where we remained a very short while, when we recrossed the hedge and marched by the left flank through a narrow strip of woods to a field inclosed by a thick and impassable hedge-fence. Here we formed our line of battle and were joined by the remainder of the brigade. The word forward was given, and all moved off in gallant style. We had not proceeded for when we received a desultory fire from the enemy, which was promptly and effectually returned, causing the enemy to retire. The advance continued with occasional firing until we reached an open field on our left. Here the enemy was discovered in considerable force in front and to the left. We were marched by the left flank until our brigade had nearly cleared the woods, when we filled to the left. The Fourth Louisiana had thus filed, expecting to meet the enemy at right angles to our original line, when a battery opened on us to our right and in front of the original line. The order was given to charge this battery, which was done in gallant style, the brigade, being in sort of a wedge shape, gradually assuming a line as it approached the battery. A heavy and galling fire was kept up on us by the enemy, who were concealed in the rear of the battery. When within a few paces of the guns of the enemy Colonel Allen, who was in front, bearing the colors of one battalion of the brigade, was severely wounded and fell from his horse. Seeing him fall, the line faltered and finally gave way, the troops on the right and center giving way first. The brigade retired in confusion across the field through which it had so gallantly advanced. Here, after some little delay, my regiment was reformed and remained so for some time. No order to advance was given. A section of Semmes' battery came up and prepared for action on our right and the right of the brigade. We were ordered to form in its rear to support it. After great exertion a line was partially formed, but at this point the enemy's artillery opened on us at short range. The right again gave way, followed rapidly by the whole line. The troops, exhausted by fatigue and crying for water, were thrown in utter confusion, and all attempts to rally them were fruitless. From this time no more fighting was done by our brigade.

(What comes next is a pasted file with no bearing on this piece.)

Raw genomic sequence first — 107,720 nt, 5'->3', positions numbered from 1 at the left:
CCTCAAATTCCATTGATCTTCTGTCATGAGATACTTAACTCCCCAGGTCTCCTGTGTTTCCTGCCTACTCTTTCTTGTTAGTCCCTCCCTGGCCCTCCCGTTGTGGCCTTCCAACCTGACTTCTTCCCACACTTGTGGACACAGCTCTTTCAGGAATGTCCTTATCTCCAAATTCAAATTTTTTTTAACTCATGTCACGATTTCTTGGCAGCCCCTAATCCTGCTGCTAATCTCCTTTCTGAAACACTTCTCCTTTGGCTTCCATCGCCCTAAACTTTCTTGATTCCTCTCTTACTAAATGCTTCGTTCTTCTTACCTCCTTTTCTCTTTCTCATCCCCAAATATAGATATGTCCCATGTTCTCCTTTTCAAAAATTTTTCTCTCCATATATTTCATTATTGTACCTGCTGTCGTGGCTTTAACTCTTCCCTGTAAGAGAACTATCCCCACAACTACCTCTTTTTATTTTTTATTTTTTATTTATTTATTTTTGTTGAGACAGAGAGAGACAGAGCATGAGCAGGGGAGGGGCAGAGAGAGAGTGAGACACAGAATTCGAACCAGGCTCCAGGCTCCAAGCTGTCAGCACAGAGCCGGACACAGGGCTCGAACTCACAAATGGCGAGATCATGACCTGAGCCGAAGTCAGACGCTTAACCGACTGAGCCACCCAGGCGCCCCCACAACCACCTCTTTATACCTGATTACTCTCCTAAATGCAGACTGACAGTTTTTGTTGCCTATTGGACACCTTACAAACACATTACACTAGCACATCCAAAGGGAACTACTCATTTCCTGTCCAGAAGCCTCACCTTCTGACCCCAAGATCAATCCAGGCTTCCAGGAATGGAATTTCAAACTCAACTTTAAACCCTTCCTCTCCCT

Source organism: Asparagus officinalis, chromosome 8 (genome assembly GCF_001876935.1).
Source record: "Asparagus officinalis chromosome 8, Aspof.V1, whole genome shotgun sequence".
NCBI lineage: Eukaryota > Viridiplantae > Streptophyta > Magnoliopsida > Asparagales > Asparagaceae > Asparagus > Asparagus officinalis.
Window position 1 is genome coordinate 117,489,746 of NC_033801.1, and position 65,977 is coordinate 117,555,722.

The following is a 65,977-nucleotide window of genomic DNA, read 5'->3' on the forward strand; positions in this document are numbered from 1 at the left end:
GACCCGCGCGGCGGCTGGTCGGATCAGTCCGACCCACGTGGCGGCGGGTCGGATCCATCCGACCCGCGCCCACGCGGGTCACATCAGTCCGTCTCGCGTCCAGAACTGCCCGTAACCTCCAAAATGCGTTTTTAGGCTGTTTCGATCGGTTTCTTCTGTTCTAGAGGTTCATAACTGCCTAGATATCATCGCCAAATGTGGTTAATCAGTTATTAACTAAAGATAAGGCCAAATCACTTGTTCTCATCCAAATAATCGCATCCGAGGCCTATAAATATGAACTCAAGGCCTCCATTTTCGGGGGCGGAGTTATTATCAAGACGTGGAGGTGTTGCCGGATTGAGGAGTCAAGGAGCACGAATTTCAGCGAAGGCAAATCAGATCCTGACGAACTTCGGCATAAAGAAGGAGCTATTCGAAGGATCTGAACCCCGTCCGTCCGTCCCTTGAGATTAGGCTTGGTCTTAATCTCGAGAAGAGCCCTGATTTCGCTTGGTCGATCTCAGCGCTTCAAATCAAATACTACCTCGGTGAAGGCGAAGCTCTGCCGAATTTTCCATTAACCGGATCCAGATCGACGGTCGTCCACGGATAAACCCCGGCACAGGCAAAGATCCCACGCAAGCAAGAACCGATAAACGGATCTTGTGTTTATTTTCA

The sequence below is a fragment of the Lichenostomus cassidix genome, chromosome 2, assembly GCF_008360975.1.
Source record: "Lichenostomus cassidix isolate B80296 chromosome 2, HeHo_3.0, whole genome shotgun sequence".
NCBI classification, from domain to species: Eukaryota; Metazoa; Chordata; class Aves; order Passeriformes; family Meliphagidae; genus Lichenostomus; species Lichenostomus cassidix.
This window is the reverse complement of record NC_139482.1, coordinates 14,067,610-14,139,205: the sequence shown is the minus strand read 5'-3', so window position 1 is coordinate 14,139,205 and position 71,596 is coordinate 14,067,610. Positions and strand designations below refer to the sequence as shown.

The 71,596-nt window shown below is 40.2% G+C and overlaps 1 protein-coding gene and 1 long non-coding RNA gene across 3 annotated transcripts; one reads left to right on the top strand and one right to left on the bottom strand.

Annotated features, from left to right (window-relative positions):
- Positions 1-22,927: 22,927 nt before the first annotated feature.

I would not close this report without mentioning among the names of those among my officers who were conspicuous for gallantry on the field Lieutenant Corkern, who was in command of Company B, Lieutenant Jeter, of Company F, Sergt. Major B. S. Daniels, and Adjutant Clark. I hear of others who distinguished themselves, but only these came under my special observation.
S. E. HUNTER,
Lieutenant-Colonel, Commanding Fourth Louisiana.
Col. G. A. BREAUX.
No. 43. Report of Col. Gustavus A. Breaux, Thirtieth Louisiana Infantry.
HDQRS. THIRTIETH LOUISIANA (SUMTER) REGIMENT,
In Camp, near Comite River, La., --, -, 1862.
SIR: For the action of my regiment in general during the battle of August 5, at Baton Rouge, I beg to refer you to the report circumstances have compelled me to make in the stead of Colonel Allen.